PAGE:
Chairman Pip's Railway Thoughts

Ye of little faith

Alas, technical issues have forced the four-week trial on the Mid-Hants Railway has had to be put back a week, with it now due to start on the 31st January. The PPM50 vehicle (formerly 999 900), having been delivered, requires a significant degree of testing before it can be entered into public service. This is only prudent as it has undergone a major rebuild and has not had significant use since it left the Stourbridge line. It was also the case that the pair of Class 139 units also suffered teething problems before their entry into full passenger service, problems that were rectified and have led to a 99.5% fleet reliability rate. Given GOCO’s plan to apply to run the service later in the year (assuming the trial is successful), then there would be time to iron out any technical difficulties before the full service begins. This is a real attempt to get a return to genuine commuter rail travel to places that would likely appreciate it as they could abandon their cars and use the train all the way (well, most of the way). And yet, as I read things, I can’t help but feel a sense of almost snobbery at the idea of using the technology espoused by Parry People Movers Ltd. Any publicity about something going wrong, or not working in the way it should, or (heaven forfend) needing a little extra time to make it work, and it is jumped on by people all over the Web, using blogs, and message boards, and Twitter to make fun, simply because the vehicles that would be used are not “conventional”. Bring on the unconventional, say I, because that’s where innovation comes from:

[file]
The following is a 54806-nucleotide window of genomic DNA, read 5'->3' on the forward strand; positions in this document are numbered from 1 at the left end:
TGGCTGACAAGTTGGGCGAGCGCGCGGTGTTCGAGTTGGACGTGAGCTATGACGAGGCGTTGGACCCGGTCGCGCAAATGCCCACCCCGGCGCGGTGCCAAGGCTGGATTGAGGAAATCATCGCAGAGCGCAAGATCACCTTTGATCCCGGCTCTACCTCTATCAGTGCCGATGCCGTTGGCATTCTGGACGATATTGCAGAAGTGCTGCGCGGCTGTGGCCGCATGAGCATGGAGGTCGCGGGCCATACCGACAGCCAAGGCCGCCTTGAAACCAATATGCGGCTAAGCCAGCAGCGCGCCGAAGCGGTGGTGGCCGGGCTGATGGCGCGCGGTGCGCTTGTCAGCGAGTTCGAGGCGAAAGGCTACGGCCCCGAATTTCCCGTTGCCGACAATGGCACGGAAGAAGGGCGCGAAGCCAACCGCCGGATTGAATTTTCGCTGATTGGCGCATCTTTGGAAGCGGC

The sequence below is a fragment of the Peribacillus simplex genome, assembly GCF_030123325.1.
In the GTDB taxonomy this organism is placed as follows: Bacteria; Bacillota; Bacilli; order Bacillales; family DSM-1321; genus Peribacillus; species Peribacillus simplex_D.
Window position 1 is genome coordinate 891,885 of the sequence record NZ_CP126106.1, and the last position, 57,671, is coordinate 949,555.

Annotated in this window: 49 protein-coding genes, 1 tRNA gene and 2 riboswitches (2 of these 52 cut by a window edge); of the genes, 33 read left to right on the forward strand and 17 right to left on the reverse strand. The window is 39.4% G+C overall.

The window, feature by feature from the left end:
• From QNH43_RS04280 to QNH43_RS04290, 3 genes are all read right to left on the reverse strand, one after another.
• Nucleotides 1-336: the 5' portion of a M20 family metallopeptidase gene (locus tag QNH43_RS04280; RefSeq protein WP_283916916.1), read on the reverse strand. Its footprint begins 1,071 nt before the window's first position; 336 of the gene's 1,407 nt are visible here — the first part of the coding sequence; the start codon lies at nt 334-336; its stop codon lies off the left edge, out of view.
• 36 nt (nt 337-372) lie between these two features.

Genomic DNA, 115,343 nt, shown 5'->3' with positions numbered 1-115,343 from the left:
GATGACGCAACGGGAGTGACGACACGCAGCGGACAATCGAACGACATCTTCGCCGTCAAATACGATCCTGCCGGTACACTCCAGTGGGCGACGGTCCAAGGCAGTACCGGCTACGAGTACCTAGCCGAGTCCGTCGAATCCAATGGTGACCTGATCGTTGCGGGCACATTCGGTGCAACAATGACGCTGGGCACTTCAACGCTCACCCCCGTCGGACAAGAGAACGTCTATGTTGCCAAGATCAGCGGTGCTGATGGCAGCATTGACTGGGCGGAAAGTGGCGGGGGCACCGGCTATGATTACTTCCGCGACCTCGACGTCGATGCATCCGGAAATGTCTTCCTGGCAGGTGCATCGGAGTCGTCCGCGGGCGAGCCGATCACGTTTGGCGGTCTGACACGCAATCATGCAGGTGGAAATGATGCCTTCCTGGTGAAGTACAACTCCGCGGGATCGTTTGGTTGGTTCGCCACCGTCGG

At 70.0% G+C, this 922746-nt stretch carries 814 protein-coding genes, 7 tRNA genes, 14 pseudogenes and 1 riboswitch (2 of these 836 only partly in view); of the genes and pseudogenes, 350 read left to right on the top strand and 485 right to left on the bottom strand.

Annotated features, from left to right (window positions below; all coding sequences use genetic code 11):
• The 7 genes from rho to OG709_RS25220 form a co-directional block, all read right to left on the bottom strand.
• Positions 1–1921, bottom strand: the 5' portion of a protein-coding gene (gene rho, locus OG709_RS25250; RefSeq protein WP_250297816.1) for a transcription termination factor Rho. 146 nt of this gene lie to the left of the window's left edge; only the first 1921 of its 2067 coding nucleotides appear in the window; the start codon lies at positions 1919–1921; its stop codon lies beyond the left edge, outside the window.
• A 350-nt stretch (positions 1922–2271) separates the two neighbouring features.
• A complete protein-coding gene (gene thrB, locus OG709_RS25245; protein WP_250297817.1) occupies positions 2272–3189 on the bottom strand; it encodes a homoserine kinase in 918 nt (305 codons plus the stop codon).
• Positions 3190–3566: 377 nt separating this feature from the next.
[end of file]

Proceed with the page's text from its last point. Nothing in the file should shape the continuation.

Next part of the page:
…as a result of the investment in hybrid traction, braking energy recovery and lightweighting of chassis and coachwork – a concept has emerged which greatly lowers the threshold of costs of operating short line railways. Every feasibility study which runs up against doubts over commercial viability doing the job conventionally with heavy rail technology can now consider a more affordable option.
John Parry, Chairman Parry People Movers Ltd

How many people are there, living in towns where the National Rail network has long since left them but where a railway still exists, whether it is a heritage line, or a short freight only route, or even a long since abandoned piece of infrastructure that could be resurrected, that would welcome the chance to use the train as a link between where they live and the railway network? Indeed, how many heritage lines are extending their own routes so that they meet a train operator? Perhaps it’s best to leave the last word to John Parry.

“GOCO Mid-Hants Link trial set for action”
“Environmentally-friendly Stourbridge railcar scores 99.5% reliability in 2010”

Despite teething troubles, let's get behind the lightweight concept, as it could well be the resurrection of those areas that were lost after Beeching

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One Response

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  1. Anon said, on 21 January 2011 at 3:18 am

    Its not snobbery, its realism and past experience. PPM’s have been trialed again and again without success because the technology is fundamentally ill-suited to virtually every line they’ve taken it – the small engine/flywheel design is great for low speed, very short distance operations but they are few and far between – Alton-M4M is asking a lot of the small engine IMO.


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